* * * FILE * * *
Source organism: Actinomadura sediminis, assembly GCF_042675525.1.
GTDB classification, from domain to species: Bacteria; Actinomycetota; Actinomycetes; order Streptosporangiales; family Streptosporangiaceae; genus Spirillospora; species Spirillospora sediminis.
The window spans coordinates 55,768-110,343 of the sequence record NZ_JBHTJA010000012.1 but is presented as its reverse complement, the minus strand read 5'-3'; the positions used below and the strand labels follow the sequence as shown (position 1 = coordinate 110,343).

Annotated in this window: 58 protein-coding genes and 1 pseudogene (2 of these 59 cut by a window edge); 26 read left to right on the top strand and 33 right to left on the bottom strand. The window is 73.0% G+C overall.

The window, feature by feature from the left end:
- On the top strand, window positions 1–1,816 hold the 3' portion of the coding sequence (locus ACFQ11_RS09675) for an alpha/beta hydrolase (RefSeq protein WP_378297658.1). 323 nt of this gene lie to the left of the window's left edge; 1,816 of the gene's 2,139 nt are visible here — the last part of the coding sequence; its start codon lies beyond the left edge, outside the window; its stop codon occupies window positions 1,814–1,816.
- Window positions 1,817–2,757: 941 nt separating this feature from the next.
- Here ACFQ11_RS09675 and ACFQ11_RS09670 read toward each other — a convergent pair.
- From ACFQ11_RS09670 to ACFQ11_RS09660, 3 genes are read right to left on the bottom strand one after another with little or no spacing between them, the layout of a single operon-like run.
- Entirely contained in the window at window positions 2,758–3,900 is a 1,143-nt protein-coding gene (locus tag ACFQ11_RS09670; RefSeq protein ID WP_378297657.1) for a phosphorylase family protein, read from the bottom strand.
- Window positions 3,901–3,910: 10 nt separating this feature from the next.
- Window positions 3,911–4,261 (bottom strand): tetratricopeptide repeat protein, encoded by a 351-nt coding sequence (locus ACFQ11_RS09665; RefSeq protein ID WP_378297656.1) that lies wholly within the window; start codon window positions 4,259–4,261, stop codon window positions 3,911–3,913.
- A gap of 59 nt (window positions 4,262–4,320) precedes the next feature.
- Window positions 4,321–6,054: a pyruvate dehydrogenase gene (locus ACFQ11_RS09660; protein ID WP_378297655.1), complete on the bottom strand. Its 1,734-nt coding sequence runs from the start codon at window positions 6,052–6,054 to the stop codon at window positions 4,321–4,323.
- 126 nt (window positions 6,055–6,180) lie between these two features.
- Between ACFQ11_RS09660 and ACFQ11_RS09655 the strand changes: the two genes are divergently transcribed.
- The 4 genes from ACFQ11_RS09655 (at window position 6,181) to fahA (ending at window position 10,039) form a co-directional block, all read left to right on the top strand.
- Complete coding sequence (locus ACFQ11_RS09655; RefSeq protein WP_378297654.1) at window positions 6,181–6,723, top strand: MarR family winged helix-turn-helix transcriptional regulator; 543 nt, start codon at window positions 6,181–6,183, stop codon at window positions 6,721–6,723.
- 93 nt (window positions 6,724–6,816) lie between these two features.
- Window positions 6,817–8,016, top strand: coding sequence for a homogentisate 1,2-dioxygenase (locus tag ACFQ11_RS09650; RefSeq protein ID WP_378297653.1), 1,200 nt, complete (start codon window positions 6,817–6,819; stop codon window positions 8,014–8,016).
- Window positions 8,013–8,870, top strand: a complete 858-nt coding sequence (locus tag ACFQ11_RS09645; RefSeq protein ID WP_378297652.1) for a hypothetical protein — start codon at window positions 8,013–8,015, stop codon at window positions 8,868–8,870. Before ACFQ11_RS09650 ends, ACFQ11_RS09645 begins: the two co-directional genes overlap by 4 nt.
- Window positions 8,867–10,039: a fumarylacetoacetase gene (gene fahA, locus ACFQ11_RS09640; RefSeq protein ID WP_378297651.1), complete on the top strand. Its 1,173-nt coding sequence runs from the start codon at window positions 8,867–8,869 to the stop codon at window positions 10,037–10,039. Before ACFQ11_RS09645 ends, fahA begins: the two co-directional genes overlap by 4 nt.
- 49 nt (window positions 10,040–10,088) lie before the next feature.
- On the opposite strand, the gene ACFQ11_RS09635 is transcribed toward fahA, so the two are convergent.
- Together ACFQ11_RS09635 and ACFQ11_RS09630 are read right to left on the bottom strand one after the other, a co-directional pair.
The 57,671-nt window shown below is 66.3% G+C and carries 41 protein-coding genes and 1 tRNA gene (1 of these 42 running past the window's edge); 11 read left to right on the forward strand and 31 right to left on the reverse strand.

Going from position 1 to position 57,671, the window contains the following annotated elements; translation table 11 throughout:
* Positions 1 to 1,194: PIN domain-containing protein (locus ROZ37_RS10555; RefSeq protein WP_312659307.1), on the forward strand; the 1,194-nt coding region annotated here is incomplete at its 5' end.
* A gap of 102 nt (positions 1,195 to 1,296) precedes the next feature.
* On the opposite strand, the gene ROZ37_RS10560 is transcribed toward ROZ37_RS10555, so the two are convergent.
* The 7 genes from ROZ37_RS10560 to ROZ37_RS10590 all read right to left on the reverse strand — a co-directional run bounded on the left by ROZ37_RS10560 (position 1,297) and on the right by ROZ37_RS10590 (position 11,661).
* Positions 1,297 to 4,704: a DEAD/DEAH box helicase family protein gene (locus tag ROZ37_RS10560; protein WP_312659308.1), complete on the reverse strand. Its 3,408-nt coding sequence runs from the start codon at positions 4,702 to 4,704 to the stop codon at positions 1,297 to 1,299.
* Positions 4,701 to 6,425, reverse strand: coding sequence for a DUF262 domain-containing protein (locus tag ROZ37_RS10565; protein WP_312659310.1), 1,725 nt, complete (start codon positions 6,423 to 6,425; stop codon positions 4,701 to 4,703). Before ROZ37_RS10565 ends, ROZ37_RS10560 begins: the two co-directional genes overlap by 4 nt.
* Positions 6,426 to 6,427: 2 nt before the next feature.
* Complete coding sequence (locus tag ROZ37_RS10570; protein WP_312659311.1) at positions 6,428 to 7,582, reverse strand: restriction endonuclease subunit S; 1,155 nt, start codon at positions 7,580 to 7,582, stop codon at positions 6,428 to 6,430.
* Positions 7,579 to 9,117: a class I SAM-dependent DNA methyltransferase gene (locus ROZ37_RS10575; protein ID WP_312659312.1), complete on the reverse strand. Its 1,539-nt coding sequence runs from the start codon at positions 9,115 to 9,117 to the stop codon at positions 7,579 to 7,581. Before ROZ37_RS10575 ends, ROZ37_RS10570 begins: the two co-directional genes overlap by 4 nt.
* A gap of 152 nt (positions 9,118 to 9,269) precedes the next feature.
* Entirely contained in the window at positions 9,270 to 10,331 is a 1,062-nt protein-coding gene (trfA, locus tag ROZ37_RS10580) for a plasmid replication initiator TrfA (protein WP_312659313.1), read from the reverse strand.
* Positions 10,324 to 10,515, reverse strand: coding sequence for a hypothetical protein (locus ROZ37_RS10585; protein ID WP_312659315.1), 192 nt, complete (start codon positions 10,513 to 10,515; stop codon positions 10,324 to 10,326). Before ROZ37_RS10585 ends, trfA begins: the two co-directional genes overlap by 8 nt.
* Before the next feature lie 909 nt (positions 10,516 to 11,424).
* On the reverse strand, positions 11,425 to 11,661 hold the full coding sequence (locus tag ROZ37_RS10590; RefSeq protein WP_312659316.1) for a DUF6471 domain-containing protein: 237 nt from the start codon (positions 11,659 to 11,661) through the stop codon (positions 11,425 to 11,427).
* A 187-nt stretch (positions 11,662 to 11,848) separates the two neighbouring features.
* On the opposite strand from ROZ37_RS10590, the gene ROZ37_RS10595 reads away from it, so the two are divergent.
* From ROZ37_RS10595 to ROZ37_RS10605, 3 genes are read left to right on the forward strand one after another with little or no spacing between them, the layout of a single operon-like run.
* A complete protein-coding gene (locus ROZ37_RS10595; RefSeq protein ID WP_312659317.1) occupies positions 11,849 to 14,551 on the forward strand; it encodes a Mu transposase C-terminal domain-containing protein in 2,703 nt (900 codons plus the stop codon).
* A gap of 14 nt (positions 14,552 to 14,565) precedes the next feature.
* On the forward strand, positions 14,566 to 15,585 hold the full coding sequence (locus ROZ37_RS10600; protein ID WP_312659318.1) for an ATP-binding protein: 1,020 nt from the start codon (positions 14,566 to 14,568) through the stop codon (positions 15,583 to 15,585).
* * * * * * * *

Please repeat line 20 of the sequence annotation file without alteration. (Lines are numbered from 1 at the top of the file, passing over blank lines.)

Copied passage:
- Window positions 6,817–8,016, top strand: coding sequence for a homogentisate 1,2-dioxygenase (locus tag ACFQ11_RS09650; RefSeq protein ID WP_378297653.1), 1,200 nt, complete (start codon window positions 6,817–6,819; stop codon window positions 8,014–8,016).